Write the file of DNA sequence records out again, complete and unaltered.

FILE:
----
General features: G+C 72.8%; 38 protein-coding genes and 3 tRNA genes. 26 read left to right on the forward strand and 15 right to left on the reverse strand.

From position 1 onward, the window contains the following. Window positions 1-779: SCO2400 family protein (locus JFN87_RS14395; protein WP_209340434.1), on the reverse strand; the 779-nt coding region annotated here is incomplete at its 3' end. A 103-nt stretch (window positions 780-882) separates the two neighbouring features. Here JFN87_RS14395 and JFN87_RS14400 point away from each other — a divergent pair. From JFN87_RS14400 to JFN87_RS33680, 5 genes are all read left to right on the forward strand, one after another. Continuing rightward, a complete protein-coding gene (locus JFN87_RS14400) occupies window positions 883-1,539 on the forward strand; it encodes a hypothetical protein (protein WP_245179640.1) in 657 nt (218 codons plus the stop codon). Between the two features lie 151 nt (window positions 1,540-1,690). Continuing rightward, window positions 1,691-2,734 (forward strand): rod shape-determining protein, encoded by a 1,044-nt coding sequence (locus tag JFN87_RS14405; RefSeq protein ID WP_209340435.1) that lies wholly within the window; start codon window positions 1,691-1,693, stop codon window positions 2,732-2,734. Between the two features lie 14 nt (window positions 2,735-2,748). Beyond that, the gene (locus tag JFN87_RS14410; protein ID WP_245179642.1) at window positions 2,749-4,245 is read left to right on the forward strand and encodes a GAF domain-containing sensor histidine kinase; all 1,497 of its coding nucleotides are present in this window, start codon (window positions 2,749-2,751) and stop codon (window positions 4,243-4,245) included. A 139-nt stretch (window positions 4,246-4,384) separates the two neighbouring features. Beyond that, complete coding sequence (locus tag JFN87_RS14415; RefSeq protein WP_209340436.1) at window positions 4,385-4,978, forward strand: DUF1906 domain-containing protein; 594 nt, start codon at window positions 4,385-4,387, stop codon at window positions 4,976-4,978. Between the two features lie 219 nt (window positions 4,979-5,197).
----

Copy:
General features: G+C 72.8%; 38 protein-coding genes and 3 tRNA genes. 26 read left to right on the forward strand and 15 right to left on the reverse strand.

From position 1 onward, the window contains the following. Window positions 1-779: SCO2400 family protein (locus JFN87_RS14395; protein WP_209340434.1), on the reverse strand; the 779-nt coding region annotated here is incomplete at its 3' end. A 103-nt stretch (window positions 780-882) separates the two neighbouring features. Here JFN87_RS14395 and JFN87_RS14400 point away from each other — a divergent pair. From JFN87_RS14400 to JFN87_RS33680, 5 genes are all read left to right on the forward strand, one after another. Continuing rightward, a complete protein-coding gene (locus JFN87_RS14400) occupies window positions 883-1,539 on the forward strand; it encodes a hypothetical protein (protein WP_245179640.1) in 657 nt (218 codons plus the stop codon). Between the two features lie 151 nt (window positions 1,540-1,690). Continuing rightward, window positions 1,691-2,734 (forward strand): rod shape-determining protein, encoded by a 1,044-nt coding sequence (locus tag JFN87_RS14405; RefSeq protein ID WP_209340435.1) that lies wholly within the window; start codon window positions 1,691-1,693, stop codon window positions 2,732-2,734. Between the two features lie 14 nt (window positions 2,735-2,748). Beyond that, the gene (locus tag JFN87_RS14410; protein ID WP_245179642.1) at window positions 2,749-4,245 is read left to right on the forward strand and encodes a GAF domain-containing sensor histidine kinase; all 1,497 of its coding nucleotides are present in this window, start codon (window positions 2,749-2,751) and stop codon (window positions 4,243-4,245) included. A 139-nt stretch (window positions 4,246-4,384) separates the two neighbouring features. Beyond that, complete coding sequence (locus tag JFN87_RS14415; RefSeq protein WP_209340436.1) at window positions 4,385-4,978, forward strand: DUF1906 domain-containing protein; 594 nt, start codon at window positions 4,385-4,387, stop codon at window positions 4,976-4,978. Between the two features lie 219 nt (window positions 4,979-5,197).